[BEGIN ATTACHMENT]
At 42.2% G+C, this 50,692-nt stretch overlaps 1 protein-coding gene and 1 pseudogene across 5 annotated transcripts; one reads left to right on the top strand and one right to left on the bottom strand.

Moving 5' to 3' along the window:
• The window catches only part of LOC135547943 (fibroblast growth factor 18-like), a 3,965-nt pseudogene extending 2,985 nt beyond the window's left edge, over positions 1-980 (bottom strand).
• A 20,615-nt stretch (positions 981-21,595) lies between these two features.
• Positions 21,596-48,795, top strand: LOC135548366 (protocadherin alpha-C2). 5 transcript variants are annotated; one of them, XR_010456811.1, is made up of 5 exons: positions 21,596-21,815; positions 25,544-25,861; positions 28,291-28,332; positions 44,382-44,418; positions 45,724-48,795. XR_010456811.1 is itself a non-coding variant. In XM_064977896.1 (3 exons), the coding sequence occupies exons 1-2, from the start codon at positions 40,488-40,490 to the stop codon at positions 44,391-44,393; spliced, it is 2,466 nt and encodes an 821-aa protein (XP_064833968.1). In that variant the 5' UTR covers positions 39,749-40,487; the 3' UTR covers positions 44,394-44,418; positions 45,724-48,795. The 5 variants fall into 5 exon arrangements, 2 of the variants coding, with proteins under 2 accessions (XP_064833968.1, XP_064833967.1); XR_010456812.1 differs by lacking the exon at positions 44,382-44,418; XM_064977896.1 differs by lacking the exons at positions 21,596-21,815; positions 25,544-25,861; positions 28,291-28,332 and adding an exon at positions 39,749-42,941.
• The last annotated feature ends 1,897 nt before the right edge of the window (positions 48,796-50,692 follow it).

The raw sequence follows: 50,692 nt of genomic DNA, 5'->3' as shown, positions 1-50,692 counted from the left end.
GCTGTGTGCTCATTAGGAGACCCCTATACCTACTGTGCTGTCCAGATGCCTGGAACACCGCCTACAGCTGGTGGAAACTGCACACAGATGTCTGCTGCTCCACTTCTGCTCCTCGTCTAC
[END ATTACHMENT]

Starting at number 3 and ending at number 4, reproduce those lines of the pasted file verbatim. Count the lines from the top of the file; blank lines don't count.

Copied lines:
• The window catches only part of LOC135547943 (fibroblast growth factor 18-like), a 3,965-nt pseudogene extending 2,985 nt beyond the window's left edge, over positions 1-980 (bottom strand).
• A 20,615-nt stretch (positions 981-21,595) lies between these two features.